For many of us, selfies have become second nature. Good hair day? Snap a selfie. New outfit? Snap a selfie. Dining out? Selfie. They've even been taken from beyond Earth's atmosphere. A Japanese astronaut, Aki Hoshide, snapped one while visiting the International Space Station. In what may be one of the coolest selfies of all time, Hoshide captured his likeness alongside the sun, Earth, a robotic arm, a spacesuit and the inky darkness of the universe [source: Day].
It isn't difficult to discern someone's mood when a selfie's snapped -- the images are, by their very nature, mood-driven. Whether you capture yourself with a smile or a fierce facial expression, scientists are figuring out ways to study self-portraits taken by smartphones and analyze what they say about you. Selfie studies will allow them to predict not only the subject's mood, but also the mood of an entire region [source: Blaszczak-Boxe]. It seems like a fitting undertaking, considering that in 2013, Oxford Dictionaries crowned "selfie" as the word of the year [source: Brumfield].
Since then, a team of researchers led by Dr. Lev Manovich of the City University of New York has been studying thousands of Instagram self-portraits in select cities, including Bangkok, Berlin, Moscow, New York and Sao Paolo, to analyze how mood (among other factors) affects selfie poses. While many wondered if it was even possible to determine an entire city's mood based on a smattering of self-portraits, the study has delivered promising results. Among the most intriguing findings: People in Moscow smile the least of all the selfie cities that were analyzed, while Bangkok and Sao Paulo selfie subjects looked the happiest. The researchers were even able to uncover data on gender and age differences: On the whole, women were more expressive than men in their self-portraits, but men older than 30 were more likely to post selfies on Instagram than women [source: Carusillo].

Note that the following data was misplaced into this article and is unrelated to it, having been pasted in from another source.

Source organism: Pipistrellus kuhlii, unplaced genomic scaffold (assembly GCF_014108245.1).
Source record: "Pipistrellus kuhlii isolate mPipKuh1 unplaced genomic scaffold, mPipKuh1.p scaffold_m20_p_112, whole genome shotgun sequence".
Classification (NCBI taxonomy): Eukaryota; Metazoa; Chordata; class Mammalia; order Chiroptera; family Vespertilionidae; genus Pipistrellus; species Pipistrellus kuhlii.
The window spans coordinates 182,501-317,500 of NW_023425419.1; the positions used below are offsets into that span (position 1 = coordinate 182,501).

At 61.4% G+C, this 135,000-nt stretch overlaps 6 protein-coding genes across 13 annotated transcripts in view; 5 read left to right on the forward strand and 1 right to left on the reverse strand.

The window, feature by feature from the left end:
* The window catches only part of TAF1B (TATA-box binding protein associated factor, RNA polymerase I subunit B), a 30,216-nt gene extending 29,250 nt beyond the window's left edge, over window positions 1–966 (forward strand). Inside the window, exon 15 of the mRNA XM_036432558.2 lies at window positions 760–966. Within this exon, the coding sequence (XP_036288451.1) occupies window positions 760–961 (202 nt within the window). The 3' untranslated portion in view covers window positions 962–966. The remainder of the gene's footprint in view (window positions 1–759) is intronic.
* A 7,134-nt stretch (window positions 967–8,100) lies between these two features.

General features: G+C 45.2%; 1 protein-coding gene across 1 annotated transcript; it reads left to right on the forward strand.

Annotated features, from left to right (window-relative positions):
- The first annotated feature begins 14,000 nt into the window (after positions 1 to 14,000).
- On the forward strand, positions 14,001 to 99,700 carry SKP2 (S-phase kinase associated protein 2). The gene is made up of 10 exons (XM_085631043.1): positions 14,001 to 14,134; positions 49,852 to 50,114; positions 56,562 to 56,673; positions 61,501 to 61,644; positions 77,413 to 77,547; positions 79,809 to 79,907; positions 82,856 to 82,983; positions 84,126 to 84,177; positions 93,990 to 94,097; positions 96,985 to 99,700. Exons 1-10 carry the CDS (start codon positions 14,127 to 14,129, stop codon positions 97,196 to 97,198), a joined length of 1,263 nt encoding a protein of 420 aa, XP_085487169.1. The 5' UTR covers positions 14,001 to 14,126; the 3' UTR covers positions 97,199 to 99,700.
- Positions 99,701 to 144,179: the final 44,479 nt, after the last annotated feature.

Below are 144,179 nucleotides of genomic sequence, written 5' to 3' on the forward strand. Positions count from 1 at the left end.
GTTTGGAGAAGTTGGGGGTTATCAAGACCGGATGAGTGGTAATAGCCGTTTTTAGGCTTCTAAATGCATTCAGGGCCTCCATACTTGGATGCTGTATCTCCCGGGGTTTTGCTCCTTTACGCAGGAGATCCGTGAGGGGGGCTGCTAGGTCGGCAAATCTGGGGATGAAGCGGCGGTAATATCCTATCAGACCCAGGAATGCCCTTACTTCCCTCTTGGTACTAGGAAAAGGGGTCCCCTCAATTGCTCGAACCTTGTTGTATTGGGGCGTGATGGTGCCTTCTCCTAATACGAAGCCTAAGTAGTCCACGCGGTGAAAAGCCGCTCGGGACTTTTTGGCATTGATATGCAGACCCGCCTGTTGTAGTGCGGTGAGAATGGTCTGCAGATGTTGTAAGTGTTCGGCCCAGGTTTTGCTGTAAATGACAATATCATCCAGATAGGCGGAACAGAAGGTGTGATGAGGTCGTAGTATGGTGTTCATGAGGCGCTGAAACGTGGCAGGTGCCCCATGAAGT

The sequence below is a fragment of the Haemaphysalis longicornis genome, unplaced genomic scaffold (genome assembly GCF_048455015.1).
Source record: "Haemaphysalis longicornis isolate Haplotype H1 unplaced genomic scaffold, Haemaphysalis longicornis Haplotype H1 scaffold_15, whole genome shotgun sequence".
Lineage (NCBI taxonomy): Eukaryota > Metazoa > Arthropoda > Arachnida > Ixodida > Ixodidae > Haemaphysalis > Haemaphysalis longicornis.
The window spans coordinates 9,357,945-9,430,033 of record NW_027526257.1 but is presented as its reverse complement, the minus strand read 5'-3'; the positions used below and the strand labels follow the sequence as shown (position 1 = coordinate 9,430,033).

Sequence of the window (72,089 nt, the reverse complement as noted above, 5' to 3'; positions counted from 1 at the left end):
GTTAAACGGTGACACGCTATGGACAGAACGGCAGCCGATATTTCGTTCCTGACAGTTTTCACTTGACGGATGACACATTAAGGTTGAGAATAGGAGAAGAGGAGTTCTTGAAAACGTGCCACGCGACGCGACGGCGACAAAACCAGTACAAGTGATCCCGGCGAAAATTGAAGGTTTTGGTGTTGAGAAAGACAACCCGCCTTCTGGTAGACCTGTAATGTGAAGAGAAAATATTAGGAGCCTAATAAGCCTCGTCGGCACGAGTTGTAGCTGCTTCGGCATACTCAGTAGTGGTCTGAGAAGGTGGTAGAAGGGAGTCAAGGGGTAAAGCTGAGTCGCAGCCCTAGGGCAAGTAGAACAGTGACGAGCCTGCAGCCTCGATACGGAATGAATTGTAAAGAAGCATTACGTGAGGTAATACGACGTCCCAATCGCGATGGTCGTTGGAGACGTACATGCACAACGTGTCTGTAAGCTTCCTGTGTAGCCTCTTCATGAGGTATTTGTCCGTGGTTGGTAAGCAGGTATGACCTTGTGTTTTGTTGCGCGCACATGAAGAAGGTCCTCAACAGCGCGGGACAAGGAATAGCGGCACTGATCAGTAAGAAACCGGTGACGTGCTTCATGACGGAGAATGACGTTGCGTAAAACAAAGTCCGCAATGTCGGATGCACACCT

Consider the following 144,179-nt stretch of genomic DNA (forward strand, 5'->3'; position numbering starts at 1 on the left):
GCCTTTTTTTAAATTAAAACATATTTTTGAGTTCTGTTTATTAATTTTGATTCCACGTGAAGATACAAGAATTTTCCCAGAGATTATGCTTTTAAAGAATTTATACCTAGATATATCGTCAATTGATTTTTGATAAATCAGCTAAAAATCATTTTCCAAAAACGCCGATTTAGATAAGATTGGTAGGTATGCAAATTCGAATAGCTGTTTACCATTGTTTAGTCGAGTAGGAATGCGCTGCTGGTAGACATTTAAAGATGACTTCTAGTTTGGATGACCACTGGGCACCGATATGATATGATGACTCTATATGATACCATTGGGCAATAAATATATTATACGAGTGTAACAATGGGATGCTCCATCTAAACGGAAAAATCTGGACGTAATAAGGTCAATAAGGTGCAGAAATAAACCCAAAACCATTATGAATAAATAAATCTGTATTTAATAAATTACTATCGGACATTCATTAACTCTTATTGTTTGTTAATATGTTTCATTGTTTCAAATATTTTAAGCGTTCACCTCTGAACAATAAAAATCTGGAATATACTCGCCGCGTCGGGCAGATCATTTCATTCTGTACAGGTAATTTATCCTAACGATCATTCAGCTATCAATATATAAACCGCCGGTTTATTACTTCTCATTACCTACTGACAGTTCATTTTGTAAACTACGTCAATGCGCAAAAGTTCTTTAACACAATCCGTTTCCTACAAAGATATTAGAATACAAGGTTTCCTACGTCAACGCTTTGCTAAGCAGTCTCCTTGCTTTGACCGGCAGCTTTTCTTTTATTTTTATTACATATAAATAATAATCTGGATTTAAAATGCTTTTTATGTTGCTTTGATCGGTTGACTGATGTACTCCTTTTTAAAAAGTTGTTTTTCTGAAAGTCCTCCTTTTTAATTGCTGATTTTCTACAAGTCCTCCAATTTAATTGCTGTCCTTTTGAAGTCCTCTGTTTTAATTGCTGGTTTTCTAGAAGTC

Another study, prompted by Manovich and researchers from the University of California, San Diego and the City University of New York, studied 1 million selfies posted on Twitter. Is it possible to gauge a person's mood -- or even a city's mood -- from a selfie? The answer, say researchers, is a resounding "yes." They posit the ability to measure "happiness" of geographic regions using selfies and hope to use the method as an alternative to traditional surveys [source: Blaszczak-Boxe].